First it was his lyrics, then his memoir, now it's his paintings. Bob Dylan's artistic expression is once again being scrutinized for improperly attributing his source material. A recent New York Times story details the debate surrounding the legendary songwriter's new exhibition of paintings at the Gagosian Gallery in Manhattan.

The exhibition, "The Asia Series," has been advertised as Dylan paintings that chronicle the troubadour's travels through various Asian countries. But according to the Times, "some fans and Dylanologists have raised questions about whether some of these paintings are based on Mr. Dylan's own experiences and observations, or on photographs that are widely available and that he did not take."

Dylan fan sites have been busy discussing the merits of the work. Is it plagiarism or just homage? The Times piece featured a Dylan painting that looks almost identical to a Henri Cartier-Bresson photograph.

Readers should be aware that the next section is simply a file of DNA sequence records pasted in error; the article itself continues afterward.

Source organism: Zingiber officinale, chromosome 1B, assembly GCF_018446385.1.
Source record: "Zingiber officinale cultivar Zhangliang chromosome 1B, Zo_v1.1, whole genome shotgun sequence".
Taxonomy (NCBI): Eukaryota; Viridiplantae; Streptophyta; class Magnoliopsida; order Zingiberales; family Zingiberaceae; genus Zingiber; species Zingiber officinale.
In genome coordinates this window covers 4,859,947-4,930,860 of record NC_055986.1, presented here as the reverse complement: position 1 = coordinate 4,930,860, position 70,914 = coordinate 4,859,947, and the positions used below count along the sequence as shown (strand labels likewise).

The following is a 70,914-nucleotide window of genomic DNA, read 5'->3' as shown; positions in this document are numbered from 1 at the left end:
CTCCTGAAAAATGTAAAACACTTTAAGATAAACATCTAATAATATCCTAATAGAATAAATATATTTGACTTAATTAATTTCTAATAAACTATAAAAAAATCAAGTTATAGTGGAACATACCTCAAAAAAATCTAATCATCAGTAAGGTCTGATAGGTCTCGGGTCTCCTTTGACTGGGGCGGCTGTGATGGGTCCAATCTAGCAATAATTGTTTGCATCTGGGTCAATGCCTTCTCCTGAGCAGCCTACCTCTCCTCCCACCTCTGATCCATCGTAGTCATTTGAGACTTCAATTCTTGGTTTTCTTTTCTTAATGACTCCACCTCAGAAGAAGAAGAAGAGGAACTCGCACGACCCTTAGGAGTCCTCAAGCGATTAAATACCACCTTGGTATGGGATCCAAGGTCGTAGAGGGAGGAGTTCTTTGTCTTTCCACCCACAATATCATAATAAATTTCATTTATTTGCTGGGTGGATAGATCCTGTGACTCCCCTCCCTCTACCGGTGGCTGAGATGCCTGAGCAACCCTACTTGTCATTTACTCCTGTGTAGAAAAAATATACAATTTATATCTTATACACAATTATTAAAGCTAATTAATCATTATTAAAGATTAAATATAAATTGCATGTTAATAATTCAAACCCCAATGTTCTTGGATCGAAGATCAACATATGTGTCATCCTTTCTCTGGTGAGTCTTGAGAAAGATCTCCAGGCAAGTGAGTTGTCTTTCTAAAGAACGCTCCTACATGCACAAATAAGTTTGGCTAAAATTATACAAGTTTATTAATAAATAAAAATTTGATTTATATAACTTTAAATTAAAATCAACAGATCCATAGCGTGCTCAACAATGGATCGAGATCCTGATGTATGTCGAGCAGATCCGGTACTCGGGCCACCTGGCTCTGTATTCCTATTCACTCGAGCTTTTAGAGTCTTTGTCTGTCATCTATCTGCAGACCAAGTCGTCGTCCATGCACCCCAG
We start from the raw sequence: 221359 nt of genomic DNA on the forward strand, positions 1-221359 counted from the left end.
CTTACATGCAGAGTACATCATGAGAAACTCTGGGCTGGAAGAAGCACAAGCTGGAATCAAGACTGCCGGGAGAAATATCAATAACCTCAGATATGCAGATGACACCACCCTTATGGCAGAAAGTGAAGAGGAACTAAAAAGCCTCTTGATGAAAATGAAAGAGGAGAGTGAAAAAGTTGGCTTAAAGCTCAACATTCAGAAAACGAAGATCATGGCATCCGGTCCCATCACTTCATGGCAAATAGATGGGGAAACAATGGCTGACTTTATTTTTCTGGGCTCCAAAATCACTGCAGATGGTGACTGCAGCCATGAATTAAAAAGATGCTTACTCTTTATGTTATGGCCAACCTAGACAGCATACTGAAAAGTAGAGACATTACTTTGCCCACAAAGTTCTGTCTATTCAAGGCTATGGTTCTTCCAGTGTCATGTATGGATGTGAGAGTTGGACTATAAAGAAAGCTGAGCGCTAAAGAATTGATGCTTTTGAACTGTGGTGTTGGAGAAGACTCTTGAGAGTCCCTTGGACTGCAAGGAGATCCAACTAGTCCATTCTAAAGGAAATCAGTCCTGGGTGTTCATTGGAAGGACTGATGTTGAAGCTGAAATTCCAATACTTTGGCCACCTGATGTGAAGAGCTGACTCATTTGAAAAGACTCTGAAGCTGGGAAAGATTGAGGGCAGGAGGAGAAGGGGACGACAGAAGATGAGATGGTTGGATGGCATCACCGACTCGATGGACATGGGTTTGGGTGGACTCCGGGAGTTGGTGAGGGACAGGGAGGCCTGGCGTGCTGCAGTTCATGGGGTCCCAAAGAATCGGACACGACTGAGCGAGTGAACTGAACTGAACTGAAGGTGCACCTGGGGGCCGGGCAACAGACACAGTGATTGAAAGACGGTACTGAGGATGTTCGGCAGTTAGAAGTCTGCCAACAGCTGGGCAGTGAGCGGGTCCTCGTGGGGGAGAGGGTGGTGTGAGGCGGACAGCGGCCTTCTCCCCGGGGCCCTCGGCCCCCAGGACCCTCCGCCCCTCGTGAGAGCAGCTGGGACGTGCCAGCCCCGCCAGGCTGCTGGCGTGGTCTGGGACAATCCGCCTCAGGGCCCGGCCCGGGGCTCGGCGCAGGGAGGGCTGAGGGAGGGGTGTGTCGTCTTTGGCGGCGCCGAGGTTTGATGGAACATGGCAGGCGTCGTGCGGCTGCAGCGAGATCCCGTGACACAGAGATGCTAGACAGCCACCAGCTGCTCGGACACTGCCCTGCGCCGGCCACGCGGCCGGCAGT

The Times notes, however, that Dylan did say in a recent interview that his paintings come from various sources: "I paint mostly from real life. It has to start with that. Real people, real street scenes, behind the curtain scenes, live models, paintings, photographs, staged setups, architecture, grids, graphic design. Whatever it takes to make it work. What I'm trying to bring out in complex scenes, landscapes, or personality clashes, I do it in a lot of different ways. I have the cause and effect in mind from the beginning to the end. But it has to start with something tangible."

View the Dylan paintings here.

Read the New York Times story here.

(Above photo by Jeff Wheeler)